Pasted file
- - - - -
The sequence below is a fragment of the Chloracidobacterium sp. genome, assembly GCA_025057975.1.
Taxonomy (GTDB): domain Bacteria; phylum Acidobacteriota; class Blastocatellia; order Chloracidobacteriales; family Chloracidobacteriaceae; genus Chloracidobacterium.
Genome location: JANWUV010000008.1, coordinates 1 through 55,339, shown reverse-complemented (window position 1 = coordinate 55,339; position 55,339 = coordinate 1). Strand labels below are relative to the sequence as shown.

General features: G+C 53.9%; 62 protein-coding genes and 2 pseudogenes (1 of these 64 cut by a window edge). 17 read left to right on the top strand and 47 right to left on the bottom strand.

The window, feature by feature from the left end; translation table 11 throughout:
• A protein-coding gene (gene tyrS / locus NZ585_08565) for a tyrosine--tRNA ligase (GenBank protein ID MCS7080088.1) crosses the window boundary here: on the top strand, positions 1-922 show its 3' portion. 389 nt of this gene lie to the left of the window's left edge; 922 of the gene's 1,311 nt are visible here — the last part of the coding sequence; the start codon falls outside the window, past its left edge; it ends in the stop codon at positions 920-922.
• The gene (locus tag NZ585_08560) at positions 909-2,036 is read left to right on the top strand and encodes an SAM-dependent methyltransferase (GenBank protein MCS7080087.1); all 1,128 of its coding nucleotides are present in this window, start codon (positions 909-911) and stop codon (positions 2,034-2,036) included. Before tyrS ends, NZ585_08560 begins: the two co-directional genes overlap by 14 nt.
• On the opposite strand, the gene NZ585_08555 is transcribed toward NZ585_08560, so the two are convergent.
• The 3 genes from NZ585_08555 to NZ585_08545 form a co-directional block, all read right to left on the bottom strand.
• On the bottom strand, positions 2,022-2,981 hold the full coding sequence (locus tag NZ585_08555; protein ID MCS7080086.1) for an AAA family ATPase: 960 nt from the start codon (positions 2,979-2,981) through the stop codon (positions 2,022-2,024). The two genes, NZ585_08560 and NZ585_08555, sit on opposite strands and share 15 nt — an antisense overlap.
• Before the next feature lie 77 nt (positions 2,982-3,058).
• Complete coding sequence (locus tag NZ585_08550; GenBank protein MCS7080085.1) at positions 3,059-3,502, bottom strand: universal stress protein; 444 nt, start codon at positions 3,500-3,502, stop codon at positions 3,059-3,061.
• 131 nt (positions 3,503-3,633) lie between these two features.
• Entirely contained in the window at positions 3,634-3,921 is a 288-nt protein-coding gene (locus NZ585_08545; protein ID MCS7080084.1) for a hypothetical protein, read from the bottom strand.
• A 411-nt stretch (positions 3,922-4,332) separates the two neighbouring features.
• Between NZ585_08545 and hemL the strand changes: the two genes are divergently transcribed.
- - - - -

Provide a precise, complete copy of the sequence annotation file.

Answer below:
The sequence below is a fragment of the Chloracidobacterium sp. genome, assembly GCA_025057975.1.
Taxonomy (GTDB): domain Bacteria; phylum Acidobacteriota; class Blastocatellia; order Chloracidobacteriales; family Chloracidobacteriaceae; genus Chloracidobacterium.
Genome location: JANWUV010000008.1, coordinates 1 through 55,339, shown reverse-complemented (window position 1 = coordinate 55,339; position 55,339 = coordinate 1). Strand labels below are relative to the sequence as shown.

General features: G+C 53.9%; 62 protein-coding genes and 2 pseudogenes (1 of these 64 cut by a window edge). 17 read left to right on the top strand and 47 right to left on the bottom strand.

The window, feature by feature from the left end; translation table 11 throughout:
• A protein-coding gene (gene tyrS / locus NZ585_08565) for a tyrosine--tRNA ligase (GenBank protein ID MCS7080088.1) crosses the window boundary here: on the top strand, positions 1-922 show its 3' portion. 389 nt of this gene lie to the left of the window's left edge; 922 of the gene's 1,311 nt are visible here — the last part of the coding sequence; the start codon falls outside the window, past its left edge; it ends in the stop codon at positions 920-922.
• The gene (locus tag NZ585_08560) at positions 909-2,036 is read left to right on the top strand and encodes an SAM-dependent methyltransferase (GenBank protein MCS7080087.1); all 1,128 of its coding nucleotides are present in this window, start codon (positions 909-911) and stop codon (positions 2,034-2,036) included. Before tyrS ends, NZ585_08560 begins: the two co-directional genes overlap by 14 nt.
• On the opposite strand, the gene NZ585_08555 is transcribed toward NZ585_08560, so the two are convergent.
• The 3 genes from NZ585_08555 to NZ585_08545 form a co-directional block, all read right to left on the bottom strand.
• On the bottom strand, positions 2,022-2,981 hold the full coding sequence (locus tag NZ585_08555; protein ID MCS7080086.1) for an AAA family ATPase: 960 nt from the start codon (positions 2,979-2,981) through the stop codon (positions 2,022-2,024). The two genes, NZ585_08560 and NZ585_08555, sit on opposite strands and share 15 nt — an antisense overlap.
• Before the next feature lie 77 nt (positions 2,982-3,058).
• Complete coding sequence (locus tag NZ585_08550; GenBank protein MCS7080085.1) at positions 3,059-3,502, bottom strand: universal stress protein; 444 nt, start codon at positions 3,500-3,502, stop codon at positions 3,059-3,061.
• 131 nt (positions 3,503-3,633) lie between these two features.
• Entirely contained in the window at positions 3,634-3,921 is a 288-nt protein-coding gene (locus NZ585_08545; protein ID MCS7080084.1) for a hypothetical protein, read from the bottom strand.
• A 411-nt stretch (positions 3,922-4,332) separates the two neighbouring features.
• Between NZ585_08545 and hemL the strand changes: the two genes are divergently transcribed.